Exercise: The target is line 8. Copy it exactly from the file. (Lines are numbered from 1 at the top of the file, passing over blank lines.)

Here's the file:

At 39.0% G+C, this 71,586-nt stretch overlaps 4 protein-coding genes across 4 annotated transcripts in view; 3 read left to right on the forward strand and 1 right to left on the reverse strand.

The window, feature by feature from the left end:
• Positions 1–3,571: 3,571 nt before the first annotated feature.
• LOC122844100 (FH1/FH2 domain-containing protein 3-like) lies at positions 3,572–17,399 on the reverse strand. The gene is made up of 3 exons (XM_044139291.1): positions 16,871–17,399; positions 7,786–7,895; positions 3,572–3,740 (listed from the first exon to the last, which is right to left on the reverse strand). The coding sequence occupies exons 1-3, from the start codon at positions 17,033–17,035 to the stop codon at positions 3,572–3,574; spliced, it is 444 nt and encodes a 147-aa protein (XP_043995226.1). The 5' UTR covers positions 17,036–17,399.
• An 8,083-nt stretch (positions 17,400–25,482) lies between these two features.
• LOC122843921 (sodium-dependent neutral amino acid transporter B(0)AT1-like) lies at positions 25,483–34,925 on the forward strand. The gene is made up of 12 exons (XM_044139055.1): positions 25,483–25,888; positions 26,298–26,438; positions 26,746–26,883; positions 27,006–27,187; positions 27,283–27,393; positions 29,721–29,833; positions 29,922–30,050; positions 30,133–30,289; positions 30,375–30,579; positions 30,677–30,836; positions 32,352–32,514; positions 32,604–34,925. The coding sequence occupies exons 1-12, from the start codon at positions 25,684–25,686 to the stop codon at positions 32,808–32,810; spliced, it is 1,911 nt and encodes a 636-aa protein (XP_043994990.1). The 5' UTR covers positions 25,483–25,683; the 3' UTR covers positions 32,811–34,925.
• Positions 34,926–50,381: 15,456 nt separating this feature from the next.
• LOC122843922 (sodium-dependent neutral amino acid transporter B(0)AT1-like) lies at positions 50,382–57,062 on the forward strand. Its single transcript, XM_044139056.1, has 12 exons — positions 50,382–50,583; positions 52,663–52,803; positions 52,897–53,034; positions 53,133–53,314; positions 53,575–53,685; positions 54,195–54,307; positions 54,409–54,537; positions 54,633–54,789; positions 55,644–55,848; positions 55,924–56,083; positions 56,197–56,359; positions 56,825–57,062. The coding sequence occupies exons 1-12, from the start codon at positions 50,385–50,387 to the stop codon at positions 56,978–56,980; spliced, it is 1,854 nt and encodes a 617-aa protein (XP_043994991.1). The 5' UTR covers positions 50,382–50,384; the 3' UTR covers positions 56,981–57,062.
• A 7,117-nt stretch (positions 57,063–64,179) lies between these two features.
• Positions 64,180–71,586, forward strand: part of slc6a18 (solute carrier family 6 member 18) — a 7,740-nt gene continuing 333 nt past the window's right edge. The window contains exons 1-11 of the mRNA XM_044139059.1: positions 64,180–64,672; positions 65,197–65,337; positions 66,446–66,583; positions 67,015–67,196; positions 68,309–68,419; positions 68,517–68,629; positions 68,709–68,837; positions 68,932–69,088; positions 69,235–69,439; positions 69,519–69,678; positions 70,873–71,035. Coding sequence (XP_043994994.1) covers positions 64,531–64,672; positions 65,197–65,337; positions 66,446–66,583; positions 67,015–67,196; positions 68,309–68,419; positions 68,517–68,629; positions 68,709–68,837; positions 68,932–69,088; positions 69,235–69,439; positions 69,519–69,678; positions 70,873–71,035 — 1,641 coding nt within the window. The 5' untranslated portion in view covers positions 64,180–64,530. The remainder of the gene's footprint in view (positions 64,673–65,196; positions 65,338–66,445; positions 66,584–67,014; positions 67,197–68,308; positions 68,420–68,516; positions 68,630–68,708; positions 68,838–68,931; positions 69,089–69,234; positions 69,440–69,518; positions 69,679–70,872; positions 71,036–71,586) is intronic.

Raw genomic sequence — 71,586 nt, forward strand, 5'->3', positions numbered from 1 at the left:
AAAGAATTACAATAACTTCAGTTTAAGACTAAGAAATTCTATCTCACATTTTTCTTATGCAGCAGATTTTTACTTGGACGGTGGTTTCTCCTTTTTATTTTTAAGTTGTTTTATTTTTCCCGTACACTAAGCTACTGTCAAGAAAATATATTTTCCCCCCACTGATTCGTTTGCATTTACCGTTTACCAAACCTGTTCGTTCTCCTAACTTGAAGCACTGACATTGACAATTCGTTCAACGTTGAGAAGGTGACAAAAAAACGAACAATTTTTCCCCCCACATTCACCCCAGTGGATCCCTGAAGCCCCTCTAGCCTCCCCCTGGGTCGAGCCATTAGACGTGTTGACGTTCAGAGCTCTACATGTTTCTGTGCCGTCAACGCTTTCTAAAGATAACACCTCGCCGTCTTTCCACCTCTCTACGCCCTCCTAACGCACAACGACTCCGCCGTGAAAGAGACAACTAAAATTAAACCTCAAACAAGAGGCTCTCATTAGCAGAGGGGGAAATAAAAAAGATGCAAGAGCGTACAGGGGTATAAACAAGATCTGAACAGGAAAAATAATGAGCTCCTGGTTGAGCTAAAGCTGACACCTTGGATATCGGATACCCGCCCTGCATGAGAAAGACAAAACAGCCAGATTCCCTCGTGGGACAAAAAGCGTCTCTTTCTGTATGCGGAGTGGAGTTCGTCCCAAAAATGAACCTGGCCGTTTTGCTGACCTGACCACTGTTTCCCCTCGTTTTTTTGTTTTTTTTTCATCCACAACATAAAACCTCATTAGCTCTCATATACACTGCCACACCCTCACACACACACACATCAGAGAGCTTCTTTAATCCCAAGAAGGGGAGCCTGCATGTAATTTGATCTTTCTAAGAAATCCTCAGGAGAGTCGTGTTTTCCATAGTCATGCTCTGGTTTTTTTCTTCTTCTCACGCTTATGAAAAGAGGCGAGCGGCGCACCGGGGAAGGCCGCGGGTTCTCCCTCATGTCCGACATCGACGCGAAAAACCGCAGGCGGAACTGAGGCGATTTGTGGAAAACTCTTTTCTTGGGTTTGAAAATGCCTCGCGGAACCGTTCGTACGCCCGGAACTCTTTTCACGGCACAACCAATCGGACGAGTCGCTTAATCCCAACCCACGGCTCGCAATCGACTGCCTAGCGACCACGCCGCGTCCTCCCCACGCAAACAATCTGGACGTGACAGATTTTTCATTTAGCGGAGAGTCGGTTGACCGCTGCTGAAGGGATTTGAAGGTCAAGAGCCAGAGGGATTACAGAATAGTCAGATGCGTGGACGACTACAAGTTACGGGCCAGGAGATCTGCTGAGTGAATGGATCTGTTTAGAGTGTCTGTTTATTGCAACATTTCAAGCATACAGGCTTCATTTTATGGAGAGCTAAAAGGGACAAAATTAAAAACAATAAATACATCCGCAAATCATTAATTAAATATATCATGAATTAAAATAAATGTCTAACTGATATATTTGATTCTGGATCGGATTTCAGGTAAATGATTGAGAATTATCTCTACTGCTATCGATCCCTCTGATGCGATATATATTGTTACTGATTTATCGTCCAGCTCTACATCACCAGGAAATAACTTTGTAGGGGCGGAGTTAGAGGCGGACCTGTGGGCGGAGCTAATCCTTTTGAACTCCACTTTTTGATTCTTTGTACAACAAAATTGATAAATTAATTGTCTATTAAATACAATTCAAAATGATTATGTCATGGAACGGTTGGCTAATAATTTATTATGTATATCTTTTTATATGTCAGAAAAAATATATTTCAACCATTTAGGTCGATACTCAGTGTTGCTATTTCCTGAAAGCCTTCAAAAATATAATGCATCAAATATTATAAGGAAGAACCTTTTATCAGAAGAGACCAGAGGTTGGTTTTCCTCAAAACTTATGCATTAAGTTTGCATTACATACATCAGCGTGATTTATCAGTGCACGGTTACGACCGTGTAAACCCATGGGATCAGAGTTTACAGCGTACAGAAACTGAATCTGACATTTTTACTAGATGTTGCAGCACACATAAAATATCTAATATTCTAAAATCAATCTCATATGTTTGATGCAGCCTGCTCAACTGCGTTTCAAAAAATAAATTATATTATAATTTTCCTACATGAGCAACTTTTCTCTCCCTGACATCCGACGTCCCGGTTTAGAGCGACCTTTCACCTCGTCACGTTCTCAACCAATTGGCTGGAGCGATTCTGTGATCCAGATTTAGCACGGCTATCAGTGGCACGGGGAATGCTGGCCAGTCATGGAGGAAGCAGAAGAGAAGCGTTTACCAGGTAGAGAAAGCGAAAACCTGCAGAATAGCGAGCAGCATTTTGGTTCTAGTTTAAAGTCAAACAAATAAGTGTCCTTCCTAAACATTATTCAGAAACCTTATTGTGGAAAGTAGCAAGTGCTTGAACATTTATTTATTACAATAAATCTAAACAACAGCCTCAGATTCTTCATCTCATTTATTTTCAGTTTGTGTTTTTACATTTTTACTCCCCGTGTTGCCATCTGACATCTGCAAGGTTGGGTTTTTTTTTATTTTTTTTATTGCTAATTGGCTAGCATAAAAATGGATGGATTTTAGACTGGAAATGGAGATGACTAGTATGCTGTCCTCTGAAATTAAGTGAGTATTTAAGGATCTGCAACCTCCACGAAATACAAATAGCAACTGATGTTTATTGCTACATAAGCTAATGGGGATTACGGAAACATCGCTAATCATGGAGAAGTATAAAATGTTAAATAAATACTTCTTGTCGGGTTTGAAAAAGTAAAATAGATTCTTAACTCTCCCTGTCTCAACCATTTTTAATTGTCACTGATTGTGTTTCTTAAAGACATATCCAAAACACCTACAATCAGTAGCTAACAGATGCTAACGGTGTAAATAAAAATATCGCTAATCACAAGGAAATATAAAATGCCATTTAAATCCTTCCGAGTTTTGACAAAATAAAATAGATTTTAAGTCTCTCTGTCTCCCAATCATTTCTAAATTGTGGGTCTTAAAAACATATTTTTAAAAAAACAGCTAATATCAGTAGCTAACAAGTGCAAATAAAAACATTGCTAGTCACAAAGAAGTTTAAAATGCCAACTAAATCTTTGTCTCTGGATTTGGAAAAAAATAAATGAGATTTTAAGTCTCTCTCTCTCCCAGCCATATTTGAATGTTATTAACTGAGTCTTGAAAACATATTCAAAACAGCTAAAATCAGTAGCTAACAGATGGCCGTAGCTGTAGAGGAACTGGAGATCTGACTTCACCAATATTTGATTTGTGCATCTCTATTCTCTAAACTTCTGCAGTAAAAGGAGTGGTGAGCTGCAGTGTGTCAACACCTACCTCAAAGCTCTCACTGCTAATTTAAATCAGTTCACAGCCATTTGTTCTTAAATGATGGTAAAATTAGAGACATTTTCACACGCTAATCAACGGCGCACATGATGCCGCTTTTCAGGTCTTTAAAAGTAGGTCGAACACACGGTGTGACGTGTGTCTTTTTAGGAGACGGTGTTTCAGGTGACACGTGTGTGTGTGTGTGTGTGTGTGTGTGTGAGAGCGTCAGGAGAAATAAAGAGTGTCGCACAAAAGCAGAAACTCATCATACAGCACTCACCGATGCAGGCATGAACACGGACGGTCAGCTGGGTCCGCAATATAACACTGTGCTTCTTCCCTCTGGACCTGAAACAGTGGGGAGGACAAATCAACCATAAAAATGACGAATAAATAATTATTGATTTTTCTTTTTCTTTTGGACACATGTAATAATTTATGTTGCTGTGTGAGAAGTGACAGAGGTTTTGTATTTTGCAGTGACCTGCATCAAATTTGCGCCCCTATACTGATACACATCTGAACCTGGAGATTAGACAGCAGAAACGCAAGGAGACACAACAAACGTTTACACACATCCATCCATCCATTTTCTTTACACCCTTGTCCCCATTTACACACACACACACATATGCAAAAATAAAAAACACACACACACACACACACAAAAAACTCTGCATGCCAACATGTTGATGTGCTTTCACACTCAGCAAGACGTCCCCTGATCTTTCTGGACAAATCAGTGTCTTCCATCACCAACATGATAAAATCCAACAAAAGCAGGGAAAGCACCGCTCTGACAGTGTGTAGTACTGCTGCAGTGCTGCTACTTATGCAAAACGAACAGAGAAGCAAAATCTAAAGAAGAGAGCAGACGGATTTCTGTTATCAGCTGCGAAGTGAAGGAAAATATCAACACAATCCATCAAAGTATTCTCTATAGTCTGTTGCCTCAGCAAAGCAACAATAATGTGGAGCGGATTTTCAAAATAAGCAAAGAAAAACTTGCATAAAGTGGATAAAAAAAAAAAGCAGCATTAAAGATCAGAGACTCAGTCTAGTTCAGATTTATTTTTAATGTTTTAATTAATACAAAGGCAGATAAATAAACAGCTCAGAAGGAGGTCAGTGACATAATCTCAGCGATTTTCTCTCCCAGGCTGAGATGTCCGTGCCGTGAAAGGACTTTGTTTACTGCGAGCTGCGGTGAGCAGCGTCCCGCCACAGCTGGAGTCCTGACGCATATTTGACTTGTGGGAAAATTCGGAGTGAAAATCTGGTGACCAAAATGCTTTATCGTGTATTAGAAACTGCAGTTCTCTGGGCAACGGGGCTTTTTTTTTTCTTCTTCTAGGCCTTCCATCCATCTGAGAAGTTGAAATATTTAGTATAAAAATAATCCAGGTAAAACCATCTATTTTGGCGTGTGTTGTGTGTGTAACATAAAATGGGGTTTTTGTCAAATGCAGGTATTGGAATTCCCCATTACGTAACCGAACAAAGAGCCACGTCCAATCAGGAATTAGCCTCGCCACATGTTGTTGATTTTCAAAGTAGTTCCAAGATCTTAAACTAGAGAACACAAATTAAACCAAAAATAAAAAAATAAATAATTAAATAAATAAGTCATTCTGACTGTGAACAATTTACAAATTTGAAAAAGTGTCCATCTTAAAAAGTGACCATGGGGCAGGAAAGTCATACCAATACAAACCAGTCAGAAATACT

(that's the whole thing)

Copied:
• LOC122843922 (sodium-dependent neutral amino acid transporter B(0)AT1-like) lies at positions 50,382–57,062 on the forward strand. Its single transcript, XM_044139056.1, has 12 exons — positions 50,382–50,583; positions 52,663–52,803; positions 52,897–53,034; positions 53,133–53,314; positions 53,575–53,685; positions 54,195–54,307; positions 54,409–54,537; positions 54,633–54,789; positions 55,644–55,848; positions 55,924–56,083; positions 56,197–56,359; positions 56,825–57,062. The coding sequence occupies exons 1-12, from the start codon at positions 50,385–50,387 to the stop codon at positions 56,978–56,980; spliced, it is 1,854 nt and encodes a 617-aa protein (XP_043994991.1). The 5' UTR covers positions 50,382–50,384; the 3' UTR covers positions 56,981–57,062.